Brian Clough, football knows this name mostly for his heroics as the Nottingham Forrest manager, but he was one of the brightest to have graced football as a player. All his bigger stories as a manager are very well known and looked at numerous times, but there is a lesser told story about this great man, the story of his playing days.

Brian Clough was a born on 21st of March, 1935 in an interwar council house in Grove Hill, Middlesbrough, North Riding of Yorkshire.

How it All Started

When he was 16, he signed for Middlesbrough as an amateur. It was 1951’s November and took only six months for him to earn a professional contract. All because of his natural talent and sheer hard work. In his first three years, he hadn’t earned the first team debut.

Mostly because of his time with the national team’s age-wise sides. Then, the team’s reserve goalkeeper Peter Taylor found something in him and with the help of Peter’s influence in the team, Brian Clough got his maiden first-team debut in 1955, against Barnsley. Clough scored his first professional goal against Leicester City and it was the beginning of one of the most astonishing scorer’s travelling towards records.

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The Initial Days

Brian Clough was called up to the England-B due to the solid start of his professional career. In the same year, he scored five goals for FA’s Select XI in an exhibition game. Clough scored five goals against Brighton in 1958. From then he scored pokers for five times in total in his career. In 1959, due to his tremendous performance for a Football League XI, he earned his first-time call up for England national team against Wales. Though his international career was a disappointment as he played for England only twice without scoring an international goal.

After scoring 204 goals in 222 games for Middlesbrough, he signed their bitter rivals Sunderland in 1961 for £42K. There he faced the biggest tragedy of his life. On 1962’s Boxing Day, in a match, he collided with the opposition goalie and tore a cruciate ligament in his knee. It was beyond repairing! He was not the one to give up. After two years, rehabbing agonisingly, Clough finally attempted a comeback. It was impossible. He managed just three appearances before succumbing to retirement at the age of just 27!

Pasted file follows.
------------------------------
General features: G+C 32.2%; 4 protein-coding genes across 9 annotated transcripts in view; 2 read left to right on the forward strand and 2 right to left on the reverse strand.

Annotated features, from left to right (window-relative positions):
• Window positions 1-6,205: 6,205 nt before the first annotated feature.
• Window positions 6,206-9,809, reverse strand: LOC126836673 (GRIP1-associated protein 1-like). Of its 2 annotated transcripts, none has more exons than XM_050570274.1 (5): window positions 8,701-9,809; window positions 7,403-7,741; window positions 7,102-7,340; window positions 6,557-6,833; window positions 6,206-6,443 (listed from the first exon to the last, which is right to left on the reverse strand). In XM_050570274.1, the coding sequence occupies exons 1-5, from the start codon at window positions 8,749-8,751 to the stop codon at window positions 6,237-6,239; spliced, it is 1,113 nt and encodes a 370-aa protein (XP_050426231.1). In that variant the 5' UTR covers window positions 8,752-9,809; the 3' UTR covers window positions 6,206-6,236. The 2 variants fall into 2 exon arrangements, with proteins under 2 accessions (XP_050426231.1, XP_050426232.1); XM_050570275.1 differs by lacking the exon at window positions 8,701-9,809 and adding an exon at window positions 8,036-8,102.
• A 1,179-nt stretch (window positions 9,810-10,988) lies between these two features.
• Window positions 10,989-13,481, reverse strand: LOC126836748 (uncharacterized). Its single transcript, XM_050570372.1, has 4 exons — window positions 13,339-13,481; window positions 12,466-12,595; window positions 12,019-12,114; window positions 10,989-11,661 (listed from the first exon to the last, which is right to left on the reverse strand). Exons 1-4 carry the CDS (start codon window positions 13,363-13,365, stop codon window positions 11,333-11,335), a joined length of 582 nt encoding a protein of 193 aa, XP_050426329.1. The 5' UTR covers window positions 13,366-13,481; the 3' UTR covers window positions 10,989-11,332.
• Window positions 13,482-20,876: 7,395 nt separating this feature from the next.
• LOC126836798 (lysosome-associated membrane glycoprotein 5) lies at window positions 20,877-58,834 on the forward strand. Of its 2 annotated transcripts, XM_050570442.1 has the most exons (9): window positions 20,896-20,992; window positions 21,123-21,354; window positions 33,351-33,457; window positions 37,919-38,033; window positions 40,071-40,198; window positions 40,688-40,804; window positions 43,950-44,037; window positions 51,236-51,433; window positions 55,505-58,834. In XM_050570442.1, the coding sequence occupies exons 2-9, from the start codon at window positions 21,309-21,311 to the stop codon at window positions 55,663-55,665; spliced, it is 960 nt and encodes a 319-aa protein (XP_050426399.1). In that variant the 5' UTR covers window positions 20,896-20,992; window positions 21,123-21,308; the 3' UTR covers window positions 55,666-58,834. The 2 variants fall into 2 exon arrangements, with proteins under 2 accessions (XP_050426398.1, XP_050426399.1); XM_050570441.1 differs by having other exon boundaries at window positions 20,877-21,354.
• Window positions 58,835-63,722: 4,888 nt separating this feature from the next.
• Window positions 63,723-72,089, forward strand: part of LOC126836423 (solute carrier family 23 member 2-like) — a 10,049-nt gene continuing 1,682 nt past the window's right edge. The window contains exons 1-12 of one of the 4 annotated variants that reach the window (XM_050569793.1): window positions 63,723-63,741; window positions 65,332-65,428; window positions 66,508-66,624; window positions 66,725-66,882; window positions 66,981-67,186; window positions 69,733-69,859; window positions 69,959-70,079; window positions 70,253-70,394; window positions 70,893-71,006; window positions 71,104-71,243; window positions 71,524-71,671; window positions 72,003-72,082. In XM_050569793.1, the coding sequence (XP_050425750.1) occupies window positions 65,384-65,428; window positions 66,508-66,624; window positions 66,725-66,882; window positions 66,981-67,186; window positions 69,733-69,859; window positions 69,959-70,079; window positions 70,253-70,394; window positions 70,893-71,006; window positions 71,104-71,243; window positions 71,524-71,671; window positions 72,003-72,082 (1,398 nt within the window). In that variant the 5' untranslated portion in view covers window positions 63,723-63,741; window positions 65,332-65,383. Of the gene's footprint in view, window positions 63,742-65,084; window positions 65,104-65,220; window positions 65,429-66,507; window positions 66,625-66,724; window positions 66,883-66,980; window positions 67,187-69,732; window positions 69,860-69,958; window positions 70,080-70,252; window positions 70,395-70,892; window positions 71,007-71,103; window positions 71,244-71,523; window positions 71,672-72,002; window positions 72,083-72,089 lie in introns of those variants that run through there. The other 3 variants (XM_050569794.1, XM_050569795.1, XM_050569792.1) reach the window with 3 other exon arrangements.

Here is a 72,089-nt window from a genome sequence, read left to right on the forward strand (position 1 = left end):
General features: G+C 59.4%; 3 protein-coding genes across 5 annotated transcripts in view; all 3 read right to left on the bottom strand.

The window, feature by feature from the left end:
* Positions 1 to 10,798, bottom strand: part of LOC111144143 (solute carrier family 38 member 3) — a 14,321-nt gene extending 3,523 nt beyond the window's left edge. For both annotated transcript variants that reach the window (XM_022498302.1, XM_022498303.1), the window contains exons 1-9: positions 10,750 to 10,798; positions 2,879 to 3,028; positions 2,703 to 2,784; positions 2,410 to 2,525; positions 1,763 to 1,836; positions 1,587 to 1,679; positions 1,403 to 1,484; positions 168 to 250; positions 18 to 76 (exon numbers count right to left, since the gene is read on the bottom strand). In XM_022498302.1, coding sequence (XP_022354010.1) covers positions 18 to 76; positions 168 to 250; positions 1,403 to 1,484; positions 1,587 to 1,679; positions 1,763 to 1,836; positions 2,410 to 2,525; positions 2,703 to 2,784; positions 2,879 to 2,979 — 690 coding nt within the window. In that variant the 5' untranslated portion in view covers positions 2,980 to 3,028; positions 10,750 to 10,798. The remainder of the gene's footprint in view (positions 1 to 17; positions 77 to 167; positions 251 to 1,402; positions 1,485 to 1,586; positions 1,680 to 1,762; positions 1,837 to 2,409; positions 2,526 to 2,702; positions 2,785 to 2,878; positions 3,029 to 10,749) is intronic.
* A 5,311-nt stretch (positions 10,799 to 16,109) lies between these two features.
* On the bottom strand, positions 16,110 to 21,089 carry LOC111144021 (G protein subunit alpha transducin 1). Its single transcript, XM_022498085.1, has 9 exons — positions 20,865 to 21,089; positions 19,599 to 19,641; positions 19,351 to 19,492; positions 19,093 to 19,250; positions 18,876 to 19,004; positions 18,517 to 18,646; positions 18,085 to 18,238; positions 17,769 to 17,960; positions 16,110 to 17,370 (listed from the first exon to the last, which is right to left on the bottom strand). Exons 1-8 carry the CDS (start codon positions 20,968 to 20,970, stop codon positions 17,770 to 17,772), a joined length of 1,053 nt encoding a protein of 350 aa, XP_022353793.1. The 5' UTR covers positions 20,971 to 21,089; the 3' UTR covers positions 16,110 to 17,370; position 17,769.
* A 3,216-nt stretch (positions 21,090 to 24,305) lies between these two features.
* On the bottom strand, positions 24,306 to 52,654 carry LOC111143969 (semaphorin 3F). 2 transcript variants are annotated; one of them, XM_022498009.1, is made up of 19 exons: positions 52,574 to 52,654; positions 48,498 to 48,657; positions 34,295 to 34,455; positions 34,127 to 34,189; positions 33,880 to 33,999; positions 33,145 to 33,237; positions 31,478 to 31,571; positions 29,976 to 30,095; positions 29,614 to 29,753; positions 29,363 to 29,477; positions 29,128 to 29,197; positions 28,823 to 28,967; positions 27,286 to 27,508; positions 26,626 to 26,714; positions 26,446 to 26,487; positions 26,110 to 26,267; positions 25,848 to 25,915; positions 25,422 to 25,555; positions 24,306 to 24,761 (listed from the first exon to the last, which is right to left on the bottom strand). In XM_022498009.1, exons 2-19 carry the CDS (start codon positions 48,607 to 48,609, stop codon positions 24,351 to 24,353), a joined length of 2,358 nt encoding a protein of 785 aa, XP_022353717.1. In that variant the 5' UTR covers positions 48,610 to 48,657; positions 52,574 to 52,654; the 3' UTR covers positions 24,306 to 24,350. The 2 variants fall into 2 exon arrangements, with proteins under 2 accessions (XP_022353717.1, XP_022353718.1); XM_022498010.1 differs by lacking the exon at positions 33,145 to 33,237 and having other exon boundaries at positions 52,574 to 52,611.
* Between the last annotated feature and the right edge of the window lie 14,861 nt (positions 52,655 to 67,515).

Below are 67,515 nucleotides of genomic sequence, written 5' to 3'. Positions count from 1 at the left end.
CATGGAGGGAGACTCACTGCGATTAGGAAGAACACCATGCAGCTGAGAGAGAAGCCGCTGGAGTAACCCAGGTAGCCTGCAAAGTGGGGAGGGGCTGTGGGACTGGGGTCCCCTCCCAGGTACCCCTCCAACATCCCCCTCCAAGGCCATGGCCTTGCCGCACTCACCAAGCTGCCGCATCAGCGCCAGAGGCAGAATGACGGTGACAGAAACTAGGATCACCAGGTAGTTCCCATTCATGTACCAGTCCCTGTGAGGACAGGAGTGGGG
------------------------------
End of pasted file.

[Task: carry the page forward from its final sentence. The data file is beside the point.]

Clough As A Player

As a player, Clough was a scorer of a supreme level. He had an astonishing scoring record, he scored 267 goals in 296 games in his club career and that’s also in just seven seasons. Specifically, he has 18 hat-tricks, 5 FA Cup goals and 11 League Cup goals. Despite that, he never won something big in his playing career, though he had one of the most exciting player profiles.

He was full of life and his reminiscence how growing up in Middlesbrough was a heavenly pleasure for him. Clough respected his parents greatly for the sacrifices they had made to bring up him, and his seven siblings.

He said, “If anyone should be grateful for their upbringing, for their mum and dad, I’m that person. I was the kid who came from a little part of paradise. Everything I have done, everything I have achieved stemmed from my childhood. Maybe it was the constant sight of mam, with eight children to look after, working from morning till night, working harder than you or I have ever worked.”

Welcome to FIFA.com News - They said it: Brian Clough - FIFA.com

Yes, you can say that Brian Clough wasn’t a hugely celebrated name as a football player but you surely can’t deny his astonishing flare as a player. Surely he was one of the bests ever to have graced the game!

After his playing career was cut short he was offered a job as a youth coach at Middlesbrough by former England captain George Hardwick. But he was soon dismissed by the directors who had not forgiven him for his move to rivals Sunderland four years earlier.

1) Hartlepool:

However, in 1965 he found himself managing local fourth division team Hartlepool and took his first steps into a management career that would see him catapulted to the heights of superstardom, and the status of legend. As we all know Taylor was influential in Clough’s careers as both a player, he became the same influential in his managerial career as well by joining him as an assistant at his first managerial post with Hartlepool and following Clough to Derby.

There Taylor was influential in bringing future stars to the club for small fees. He was the youngest of coaches back then. After being appointed as the manager, he asked Peter Taylor to assist him and Taylor agreed to it. That Hartlepool side were strugglers who had finished in bottom two of fourth division 5 times in previous 6 seasons. Clough used to tour in local pubs to raise money, even he earned a driving licence to take his team in away games.